Java Callable Future Example

Filed Under: Java

Java Callable and Future are used a lot in multithreaded programming. In last few posts, we learned a lot about java threads but sometimes we wish that a thread could return some value that we can use. Java 5 introduced java.util.concurrent.Callable interface in concurrency package that is similar to Runnable interface but it can return any Object and able to throw Exception.

Java Callable

java Callable, java Future, java callable example, java executorservice callable
Java Callable interface use Generic to define the return type of Object. Executors class provide useful methods to execute Java Callable in a thread pool. Since callable tasks run in parallel, we have to wait for the returned Object.

Java Future

Java Callable tasks return java.util.concurrent.Future object. Using Java Future object, we can find out the status of the Callable task and get the returned Object. It provides get() method that can wait for the Callable to finish and then return the result.

Java Future provides cancel() method to cancel the associated Callable task. There is an overloaded version of get() method where we can specify the time to wait for the result, it’s useful to avoid current thread getting blocked for longer time. There are isDone() and isCancelled() methods to find out the current status of associated Callable task.

Here is a simple example of Java Callable task that returns the name of thread executing the task after one second. We are using Executor framework to execute 100 tasks in parallel and use Java Future to get the result of the submitted tasks.


package com.journaldev.threads;

import java.util.ArrayList;
import java.util.Date;
import java.util.List;
import java.util.concurrent.Callable;
import java.util.concurrent.ExecutionException;
import java.util.concurrent.ExecutorService;
import java.util.concurrent.Executors;
import java.util.concurrent.Future;

public class MyCallable implements Callable<String> {

    @Override
    public String call() throws Exception {
        Thread.sleep(1000);
        //return the thread name executing this callable task
        return Thread.currentThread().getName();
    }
    
    public static void main(String args[]){
        //Get ExecutorService from Executors utility class, thread pool size is 10
        ExecutorService executor = Executors.newFixedThreadPool(10);
        //create a list to hold the Future object associated with Callable
        List<Future<String>> list = new ArrayList<Future<String>>();
        //Create MyCallable instance
        Callable<String> callable = new MyCallable();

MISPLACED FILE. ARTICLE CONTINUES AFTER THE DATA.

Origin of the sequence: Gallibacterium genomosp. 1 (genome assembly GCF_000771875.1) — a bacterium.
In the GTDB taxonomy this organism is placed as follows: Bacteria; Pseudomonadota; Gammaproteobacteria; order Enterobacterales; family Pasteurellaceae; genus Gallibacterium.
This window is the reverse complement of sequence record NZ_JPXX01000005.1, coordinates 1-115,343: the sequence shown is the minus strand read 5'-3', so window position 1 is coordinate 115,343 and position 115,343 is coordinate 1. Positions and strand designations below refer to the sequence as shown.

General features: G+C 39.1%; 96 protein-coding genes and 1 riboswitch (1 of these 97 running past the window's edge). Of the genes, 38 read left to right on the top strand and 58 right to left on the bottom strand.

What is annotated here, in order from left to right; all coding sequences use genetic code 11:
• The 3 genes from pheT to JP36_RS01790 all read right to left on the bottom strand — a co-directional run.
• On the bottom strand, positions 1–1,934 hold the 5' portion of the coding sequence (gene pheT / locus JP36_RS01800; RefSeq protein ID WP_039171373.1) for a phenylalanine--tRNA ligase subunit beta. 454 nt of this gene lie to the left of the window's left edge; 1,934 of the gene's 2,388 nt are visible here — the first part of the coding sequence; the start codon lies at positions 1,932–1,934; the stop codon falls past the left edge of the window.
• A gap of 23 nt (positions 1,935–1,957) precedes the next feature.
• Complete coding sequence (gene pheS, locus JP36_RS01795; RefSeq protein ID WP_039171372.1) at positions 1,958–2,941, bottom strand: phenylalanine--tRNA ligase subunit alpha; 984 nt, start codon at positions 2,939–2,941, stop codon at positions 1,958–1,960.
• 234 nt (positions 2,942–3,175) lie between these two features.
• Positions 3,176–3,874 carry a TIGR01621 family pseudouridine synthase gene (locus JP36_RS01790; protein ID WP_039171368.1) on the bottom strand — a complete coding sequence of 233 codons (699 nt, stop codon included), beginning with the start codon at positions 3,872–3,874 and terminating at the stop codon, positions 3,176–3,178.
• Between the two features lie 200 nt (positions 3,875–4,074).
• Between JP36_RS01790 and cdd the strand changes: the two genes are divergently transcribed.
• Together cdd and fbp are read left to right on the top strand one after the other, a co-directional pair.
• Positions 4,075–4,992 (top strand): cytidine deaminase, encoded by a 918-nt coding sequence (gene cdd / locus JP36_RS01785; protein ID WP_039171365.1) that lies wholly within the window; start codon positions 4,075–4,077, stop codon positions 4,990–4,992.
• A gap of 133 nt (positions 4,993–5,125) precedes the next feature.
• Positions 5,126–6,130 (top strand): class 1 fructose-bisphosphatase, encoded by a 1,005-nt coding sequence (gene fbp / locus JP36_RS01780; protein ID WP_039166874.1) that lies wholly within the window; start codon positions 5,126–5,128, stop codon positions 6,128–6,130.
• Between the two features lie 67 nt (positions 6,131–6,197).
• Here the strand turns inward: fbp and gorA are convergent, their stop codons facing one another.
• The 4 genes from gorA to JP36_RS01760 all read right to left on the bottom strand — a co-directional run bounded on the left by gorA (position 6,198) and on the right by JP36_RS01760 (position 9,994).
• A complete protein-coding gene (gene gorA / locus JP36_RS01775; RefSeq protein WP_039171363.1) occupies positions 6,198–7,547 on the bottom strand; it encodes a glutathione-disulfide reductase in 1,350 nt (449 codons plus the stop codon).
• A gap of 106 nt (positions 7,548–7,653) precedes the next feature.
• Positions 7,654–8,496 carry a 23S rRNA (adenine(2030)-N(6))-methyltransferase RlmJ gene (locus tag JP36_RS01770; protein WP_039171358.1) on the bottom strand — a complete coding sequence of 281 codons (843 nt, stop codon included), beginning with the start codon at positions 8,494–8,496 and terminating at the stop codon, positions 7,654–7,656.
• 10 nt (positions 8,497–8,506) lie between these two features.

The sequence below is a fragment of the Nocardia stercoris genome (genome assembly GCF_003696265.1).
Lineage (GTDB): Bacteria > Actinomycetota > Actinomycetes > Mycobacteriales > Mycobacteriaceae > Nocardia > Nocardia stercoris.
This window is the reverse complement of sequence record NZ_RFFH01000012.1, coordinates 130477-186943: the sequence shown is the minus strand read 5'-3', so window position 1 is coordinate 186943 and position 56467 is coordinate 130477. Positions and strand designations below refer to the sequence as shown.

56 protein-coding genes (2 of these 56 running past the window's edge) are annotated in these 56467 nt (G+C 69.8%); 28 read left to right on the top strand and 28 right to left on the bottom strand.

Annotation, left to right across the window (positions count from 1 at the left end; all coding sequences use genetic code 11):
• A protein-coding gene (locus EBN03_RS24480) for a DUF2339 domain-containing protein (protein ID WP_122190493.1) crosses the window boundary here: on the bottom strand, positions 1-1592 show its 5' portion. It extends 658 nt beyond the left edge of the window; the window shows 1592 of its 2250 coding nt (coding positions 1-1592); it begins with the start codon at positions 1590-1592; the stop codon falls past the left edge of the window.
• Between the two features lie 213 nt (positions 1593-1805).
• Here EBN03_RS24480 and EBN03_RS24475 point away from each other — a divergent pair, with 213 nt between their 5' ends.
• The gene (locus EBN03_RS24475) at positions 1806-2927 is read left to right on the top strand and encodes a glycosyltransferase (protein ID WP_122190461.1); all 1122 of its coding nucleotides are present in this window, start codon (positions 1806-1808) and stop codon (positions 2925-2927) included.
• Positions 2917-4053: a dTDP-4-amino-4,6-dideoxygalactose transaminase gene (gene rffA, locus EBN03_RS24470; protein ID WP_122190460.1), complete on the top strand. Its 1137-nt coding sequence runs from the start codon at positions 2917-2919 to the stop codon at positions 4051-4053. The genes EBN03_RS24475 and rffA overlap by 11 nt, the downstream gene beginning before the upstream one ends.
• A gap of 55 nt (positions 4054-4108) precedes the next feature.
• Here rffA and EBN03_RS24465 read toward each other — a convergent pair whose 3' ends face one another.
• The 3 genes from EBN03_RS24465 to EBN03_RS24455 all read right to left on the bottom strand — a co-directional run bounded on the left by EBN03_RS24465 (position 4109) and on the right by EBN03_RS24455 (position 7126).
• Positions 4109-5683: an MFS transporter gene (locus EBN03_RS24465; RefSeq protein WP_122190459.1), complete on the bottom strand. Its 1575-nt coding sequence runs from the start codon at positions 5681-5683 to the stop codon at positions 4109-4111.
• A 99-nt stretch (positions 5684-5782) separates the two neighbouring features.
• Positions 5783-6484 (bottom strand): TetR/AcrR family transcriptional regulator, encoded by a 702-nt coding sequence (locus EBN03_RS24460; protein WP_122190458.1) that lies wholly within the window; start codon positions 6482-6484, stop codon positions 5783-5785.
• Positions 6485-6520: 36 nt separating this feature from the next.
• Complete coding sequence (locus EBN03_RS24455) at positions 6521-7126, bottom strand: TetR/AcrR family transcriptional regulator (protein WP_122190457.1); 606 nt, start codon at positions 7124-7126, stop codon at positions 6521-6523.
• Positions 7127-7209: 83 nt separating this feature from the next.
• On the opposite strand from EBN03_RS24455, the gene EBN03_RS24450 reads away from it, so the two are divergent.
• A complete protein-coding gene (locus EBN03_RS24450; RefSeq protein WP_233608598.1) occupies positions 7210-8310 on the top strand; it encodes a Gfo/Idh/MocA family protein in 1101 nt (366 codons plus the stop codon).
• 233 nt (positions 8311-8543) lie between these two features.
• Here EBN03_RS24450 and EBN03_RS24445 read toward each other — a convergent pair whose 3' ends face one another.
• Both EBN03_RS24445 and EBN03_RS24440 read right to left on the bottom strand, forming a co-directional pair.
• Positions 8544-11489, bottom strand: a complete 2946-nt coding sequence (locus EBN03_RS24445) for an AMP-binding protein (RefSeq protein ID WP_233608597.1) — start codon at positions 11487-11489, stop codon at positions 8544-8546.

for(int i=0; i< 100; i++){
            //submit Callable tasks to be executed by thread pool
            Future<String> future = executor.submit(callable);
            //add Future to the list, we can get return value using Future
            list.add(future);
        }
        for(Future<String> fut : list){
            try {
                //print the return value of Future, notice the output delay in console
                // because Future.get() waits for task to get completed
                System.out.println(new Date()+ "::"+fut.get());
            } catch (InterruptedException | ExecutionException e) {
                e.printStackTrace();
            }
        }
        //shut down the executor service now
        executor.shutdown();
    }

}

Once we execute the above program, you will notice the delay in output because java Future get() method waits for the java callable task to complete. Also notice that there are only 10 threads executing these tasks.

Here is snippet of the output of above program.


Mon Dec 31 20:40:15 PST 2012::pool-1-thread-1
Mon Dec 31 20:40:16 PST 2012::pool-1-thread-2
Mon Dec 31 20:40:16 PST 2012::pool-1-thread-3
Mon Dec 31 20:40:16 PST 2012::pool-1-thread-4
Mon Dec 31 20:40:16 PST 2012::pool-1-thread-5
Mon Dec 31 20:40:16 PST 2012::pool-1-thread-6
Mon Dec 31 20:40:16 PST 2012::pool-1-thread-7
Mon Dec 31 20:40:16 PST 2012::pool-1-thread-8
Mon Dec 31 20:40:16 PST 2012::pool-1-thread-9
Mon Dec 31 20:40:16 PST 2012::pool-1-thread-10
Mon Dec 31 20:40:16 PST 2012::pool-1-thread-2
...

Tip: What if we want to override some of the methods of Java Future interface, for example overriding get() method to timeout after some default time rather than waiting indefinitely, in this case Java FutureTask class comes handy that is the base implementation of Future interface. Check out Java FutureTask Example to learn more about this class.

Comments

  1. Nisha says:

    hi,

    I have a query does Future creates new thread.
    Thanks!

  2. BGRRRRR says:

    Thanks a lot,it really helped me 🙂

  3. Alex says:

    Place
    Callable callable = new MyCallable();
    into “fori”

    It will be right

  4. urvi says:

    hi,
    thanks for nice explanation of threadpool.

    I have some question. please clear my understanding.
    1.Here the thread pool size is 10. So it creates 10 threads right? that means whatever the size we give to executor creates that many threads and all threads execute same method call() .